Many residents of Jackson, Mississippi, have been without water since a winter storm hit the area in February. And many are still not sure when it will return.
The storm, which also affected Texas and Louisiana, caused 80 water breaks throughout the city. Public Works Director Dr. Charles Williams said Monday that 50 have now been repaired, but the water crisis is far from over.
“The system got so far down, and we got behind, and now we’re trying to play catch up,” he said.
Jackson has been on a boil-water advisory since February 23. Meanwhile, some residents are still experiencing little to no water pressure in parts of the city.
The city has taken to providing “flushing water” to residents, and has continued distributing water bottles, said Mayor Chokwe Antar Lumumba during the Monday news conference. The Pelicans, New Orleans’ NBA team, are also donating two truckloads of bottled water to the residents, the team said Monday, with distribution being handled by the city.
The major issue, city officials said, is the aging infrastructure, which has delayed full access to water.
“Our system just, you know, basically crashed like a computer, and now we’re trying to rebuild it,” Williams said during a briefing Sunday. “It’s just, the progress has been very slow.”
At that same briefing, Lumumba said the city still doesn’t know how many people are without water, but it’s aware the primary areas impacted are the west and south parts of the city.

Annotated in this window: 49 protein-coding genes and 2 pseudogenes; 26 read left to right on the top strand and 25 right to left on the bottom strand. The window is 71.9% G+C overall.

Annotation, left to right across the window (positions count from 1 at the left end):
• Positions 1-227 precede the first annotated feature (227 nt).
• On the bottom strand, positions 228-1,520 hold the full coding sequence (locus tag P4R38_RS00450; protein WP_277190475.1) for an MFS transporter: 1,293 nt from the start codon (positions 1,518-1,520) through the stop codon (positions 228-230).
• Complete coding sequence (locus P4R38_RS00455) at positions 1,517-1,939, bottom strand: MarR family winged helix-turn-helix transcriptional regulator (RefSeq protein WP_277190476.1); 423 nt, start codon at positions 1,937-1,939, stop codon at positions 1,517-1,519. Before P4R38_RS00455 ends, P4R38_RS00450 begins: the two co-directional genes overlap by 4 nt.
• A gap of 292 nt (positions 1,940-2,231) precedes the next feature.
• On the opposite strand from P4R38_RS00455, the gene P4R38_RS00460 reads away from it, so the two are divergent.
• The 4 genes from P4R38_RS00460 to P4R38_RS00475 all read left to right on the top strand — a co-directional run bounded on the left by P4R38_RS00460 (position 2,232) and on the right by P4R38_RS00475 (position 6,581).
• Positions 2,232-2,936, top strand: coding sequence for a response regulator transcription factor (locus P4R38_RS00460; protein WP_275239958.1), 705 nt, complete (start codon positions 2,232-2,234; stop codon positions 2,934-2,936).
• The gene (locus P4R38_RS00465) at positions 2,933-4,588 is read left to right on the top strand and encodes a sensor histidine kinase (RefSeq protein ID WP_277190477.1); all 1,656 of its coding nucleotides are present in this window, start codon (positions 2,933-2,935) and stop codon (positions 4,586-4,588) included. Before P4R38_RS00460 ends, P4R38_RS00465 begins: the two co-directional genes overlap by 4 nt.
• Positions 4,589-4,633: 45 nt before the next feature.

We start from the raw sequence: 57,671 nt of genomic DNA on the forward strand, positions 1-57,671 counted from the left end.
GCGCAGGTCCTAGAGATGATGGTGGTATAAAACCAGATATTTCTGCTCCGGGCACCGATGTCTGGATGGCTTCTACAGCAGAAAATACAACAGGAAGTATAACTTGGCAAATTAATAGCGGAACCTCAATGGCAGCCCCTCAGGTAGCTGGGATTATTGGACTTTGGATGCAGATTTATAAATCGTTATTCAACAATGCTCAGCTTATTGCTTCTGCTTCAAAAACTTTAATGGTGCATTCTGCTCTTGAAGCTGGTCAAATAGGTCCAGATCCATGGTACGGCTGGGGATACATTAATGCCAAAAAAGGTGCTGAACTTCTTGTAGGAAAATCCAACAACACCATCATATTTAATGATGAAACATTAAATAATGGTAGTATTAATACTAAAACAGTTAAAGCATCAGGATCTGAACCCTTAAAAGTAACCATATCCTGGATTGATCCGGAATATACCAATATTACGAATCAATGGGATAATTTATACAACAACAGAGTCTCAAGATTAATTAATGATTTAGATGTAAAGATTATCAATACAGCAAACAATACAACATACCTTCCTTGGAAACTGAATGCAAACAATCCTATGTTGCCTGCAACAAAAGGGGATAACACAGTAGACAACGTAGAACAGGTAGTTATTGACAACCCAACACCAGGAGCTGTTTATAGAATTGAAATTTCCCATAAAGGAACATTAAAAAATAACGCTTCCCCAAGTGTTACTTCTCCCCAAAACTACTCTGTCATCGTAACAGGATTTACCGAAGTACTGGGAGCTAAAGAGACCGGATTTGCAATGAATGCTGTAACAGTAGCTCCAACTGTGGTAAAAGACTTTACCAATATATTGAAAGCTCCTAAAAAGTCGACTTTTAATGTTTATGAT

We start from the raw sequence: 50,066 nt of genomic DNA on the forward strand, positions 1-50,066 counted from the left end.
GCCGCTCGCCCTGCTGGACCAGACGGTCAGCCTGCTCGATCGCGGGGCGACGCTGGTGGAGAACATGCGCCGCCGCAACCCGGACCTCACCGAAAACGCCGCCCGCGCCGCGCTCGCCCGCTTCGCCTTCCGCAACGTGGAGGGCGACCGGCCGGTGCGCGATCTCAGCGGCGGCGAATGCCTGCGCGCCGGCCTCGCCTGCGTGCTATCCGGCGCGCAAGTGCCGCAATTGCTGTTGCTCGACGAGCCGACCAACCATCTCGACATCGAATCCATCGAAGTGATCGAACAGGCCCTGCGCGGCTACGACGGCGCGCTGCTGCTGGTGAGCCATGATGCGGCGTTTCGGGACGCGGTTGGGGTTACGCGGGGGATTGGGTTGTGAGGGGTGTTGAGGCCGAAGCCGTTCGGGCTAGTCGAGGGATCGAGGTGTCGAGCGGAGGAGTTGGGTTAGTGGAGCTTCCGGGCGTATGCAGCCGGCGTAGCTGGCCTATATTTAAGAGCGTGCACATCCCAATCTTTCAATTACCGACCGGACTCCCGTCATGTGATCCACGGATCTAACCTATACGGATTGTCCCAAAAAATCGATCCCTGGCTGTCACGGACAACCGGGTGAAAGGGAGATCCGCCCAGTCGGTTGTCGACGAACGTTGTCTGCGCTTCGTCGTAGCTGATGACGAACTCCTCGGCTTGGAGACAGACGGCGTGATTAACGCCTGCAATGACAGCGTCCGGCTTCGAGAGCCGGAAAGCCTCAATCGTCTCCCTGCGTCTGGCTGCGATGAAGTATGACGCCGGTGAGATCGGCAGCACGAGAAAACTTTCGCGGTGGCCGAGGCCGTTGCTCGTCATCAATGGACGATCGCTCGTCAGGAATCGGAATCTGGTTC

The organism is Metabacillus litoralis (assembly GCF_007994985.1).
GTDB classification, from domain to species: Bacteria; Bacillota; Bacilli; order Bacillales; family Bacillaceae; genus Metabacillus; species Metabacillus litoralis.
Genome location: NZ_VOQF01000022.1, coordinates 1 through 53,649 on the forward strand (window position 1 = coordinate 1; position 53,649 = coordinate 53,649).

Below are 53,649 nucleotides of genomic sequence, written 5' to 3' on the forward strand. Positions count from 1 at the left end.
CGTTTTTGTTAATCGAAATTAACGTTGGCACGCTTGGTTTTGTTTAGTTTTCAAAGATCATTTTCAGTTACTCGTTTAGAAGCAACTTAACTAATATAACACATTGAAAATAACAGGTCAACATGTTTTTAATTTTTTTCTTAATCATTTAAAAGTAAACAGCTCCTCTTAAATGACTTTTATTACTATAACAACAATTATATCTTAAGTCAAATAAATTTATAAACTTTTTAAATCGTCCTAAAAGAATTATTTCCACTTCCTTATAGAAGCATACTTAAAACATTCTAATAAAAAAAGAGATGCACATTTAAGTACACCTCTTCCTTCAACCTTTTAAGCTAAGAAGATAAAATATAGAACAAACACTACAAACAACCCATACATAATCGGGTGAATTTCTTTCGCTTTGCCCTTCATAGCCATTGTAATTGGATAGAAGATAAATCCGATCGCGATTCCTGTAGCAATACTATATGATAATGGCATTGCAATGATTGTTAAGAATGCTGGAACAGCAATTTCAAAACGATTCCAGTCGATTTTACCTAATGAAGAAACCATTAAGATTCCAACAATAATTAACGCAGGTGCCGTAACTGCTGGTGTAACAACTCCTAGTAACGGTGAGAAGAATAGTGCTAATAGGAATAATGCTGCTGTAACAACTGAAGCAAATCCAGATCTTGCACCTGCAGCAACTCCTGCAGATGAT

The city of Jackson is 82% Black, according to the US Census. The majority of White residents in the area live in wealthier suburbs to the north and east of the city.
The water problem has been such a major fact of life in the state, that one Mississippi-based online retailer is selling shirts reading “Welcome to Boil Water Alert Mississippi.”
On the city’s official Facebook page, the comments sections are filled with many people admonishing the government for not fixing the water infrastructure in Jackson in years past.
“Every year we have some type of issue with the water. This didn’t just start but every year you gotta PLAN and stop just trying to put a bandage on the problem WHEN it happens,” said Facebook user Mary Evans Fox.
“They have had over three years to fix the problem what is their excuse,” wrote user Bettye Franklin. “If this was a White city I guarantee you it would be fixed.”
The city will need money and resources to prevent events like this from happening again, Lumumba said Monday, saying the pipes in the city are over 100 years old.
Jackson currently does not have the funds to adequately fix damaged infrastructure he said, explaining, “We need long-term support to deal with this issue that has gone without being addressed sufficiently for decades.”
CNN’s Kay Jones, Kevin Dotson and Anjali Huynh contributed to this report.